Investigation promised into London Pleasure Gardens festival chaos
The London Pleasure Gardens has promised a ‘complex investigation’ after a disastrous first two weekends.
Thousands of people were turned away from the Bloc festival at its Royal Docks site on July 7 because of overcrowding and health and safety fears.
US rapper Snoop Dogg was set to headline the sell-out event.
This led to the collapse of Baselogic, the company behind Bloc for the last five years.
It went into administration last week leaving ticketholders in the dark over securing refunds.
You may also want to watch:
And the first weekend was hit by a two-hour delay and complaints from festival-goers about dust and disorganisation - with no actual ‘gardens’ in sight.
A spokesman for LPG said: “It would be irresponsible for us to issue any full and transparent statement before our complex investigation is complete.
- 1 Fried chicken outlet to open at Westfield in Stratford
- 2 More than 20 places in Newham hit by flooding, council says
- 3 Clean-up underway after flash floods hit Newham
- 4 Tributes to Pearly King of Newham who has died aged 79
- 5 Ceiling panels collapse and operations cancelled at hospital after flooding
- 6 School's out!: Newham puts on jam-packed summer holiday activities programme
- 7 The secondary schools in Newham rated outstanding by Ofsted
- 8 Queen's 1983 visit to St Mary Magdalene's marked with unveiling of new plaque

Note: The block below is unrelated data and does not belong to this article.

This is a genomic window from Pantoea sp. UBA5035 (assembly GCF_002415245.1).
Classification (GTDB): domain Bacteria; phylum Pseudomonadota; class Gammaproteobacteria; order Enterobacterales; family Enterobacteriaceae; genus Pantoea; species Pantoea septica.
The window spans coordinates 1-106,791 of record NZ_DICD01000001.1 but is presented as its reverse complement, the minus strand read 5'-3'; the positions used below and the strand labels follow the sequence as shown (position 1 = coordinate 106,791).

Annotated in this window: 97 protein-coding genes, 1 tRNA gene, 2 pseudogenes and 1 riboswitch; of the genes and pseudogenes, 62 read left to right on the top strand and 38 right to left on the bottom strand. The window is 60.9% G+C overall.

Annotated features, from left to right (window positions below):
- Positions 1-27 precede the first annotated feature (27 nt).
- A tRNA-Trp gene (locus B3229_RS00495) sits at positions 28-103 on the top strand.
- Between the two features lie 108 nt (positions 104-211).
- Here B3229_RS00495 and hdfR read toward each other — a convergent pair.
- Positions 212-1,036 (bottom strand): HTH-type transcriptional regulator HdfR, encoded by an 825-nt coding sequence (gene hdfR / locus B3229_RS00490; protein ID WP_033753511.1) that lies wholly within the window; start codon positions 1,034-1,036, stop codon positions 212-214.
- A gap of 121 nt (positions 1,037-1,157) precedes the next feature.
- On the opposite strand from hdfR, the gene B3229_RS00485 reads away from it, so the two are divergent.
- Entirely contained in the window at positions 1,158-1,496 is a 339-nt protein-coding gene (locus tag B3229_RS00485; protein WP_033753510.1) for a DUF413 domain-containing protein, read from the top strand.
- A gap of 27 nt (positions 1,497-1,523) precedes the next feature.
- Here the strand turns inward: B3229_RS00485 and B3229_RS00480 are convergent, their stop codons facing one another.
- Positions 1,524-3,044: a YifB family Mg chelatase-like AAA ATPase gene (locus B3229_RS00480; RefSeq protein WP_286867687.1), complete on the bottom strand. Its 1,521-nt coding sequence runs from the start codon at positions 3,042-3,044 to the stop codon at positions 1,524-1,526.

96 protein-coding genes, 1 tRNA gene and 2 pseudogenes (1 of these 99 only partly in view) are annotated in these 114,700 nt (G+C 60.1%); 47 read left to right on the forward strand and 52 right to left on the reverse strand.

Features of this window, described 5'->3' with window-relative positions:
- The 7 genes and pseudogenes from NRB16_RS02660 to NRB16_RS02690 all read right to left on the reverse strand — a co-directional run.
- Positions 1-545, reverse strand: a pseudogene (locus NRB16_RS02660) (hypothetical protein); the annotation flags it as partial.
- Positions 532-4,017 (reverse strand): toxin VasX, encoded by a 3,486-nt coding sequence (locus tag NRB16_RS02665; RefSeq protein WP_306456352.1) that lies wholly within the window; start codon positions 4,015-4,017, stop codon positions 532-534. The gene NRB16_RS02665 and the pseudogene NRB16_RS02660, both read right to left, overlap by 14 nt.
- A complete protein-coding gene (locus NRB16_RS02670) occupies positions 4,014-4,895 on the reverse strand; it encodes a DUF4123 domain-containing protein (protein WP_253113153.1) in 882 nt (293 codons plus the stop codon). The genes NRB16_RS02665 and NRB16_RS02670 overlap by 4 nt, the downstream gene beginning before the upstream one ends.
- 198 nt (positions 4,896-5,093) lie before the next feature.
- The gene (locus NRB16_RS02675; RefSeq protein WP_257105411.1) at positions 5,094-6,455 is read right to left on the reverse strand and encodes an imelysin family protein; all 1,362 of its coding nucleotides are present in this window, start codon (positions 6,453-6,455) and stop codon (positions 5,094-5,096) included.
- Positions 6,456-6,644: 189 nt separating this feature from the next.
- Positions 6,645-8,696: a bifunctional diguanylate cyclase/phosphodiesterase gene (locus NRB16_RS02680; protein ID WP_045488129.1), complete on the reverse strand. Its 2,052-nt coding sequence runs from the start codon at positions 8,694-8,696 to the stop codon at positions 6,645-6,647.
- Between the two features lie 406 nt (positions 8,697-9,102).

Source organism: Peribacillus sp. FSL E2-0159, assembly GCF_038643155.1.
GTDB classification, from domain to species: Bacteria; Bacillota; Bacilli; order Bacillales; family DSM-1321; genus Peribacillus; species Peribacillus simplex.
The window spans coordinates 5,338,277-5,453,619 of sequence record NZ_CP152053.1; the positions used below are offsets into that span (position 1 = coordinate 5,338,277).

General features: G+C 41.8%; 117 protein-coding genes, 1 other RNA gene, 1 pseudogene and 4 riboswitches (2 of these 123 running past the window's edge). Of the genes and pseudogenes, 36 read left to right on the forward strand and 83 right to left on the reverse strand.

- 9 Leyton Orient boss Jackett full of praise for Sotiriou after Magpies win
- 10 Kitchens from independent chefs coming to Beckton in Raymond Blanc-supported project
“We take on responsibility of diligently investigating the events on July 7 and issuing a full statement when we’re in a position to do so.”
The spokesman said its forthcoming events, including the BT River of Music this weekend, will go ahead as normal.
But LPG will now no longer use the Crowdsurge ticketing system.
Planning permission for the site was granted by Newham Council in February last year and the authority agreed to loan �3.1million to the organisers to make the event possible.
At a meeting of full council in February, officers said the council was expected to recoup profits from festivals held on the site.
The report outlined: “In the worst case if the loan were not to be repaid then the value of the loan...would need to be written off against revenue bad debt provisions at the point when it was deemed to be irrecoverable.
“In the best case the loan would be repaid with interest and a share of the profits.”
The agreement covers the cost of renting the site for the next three years. It will be open every weekend from now until the Olympics, after which it will be open to the public every day for the duration of the Games.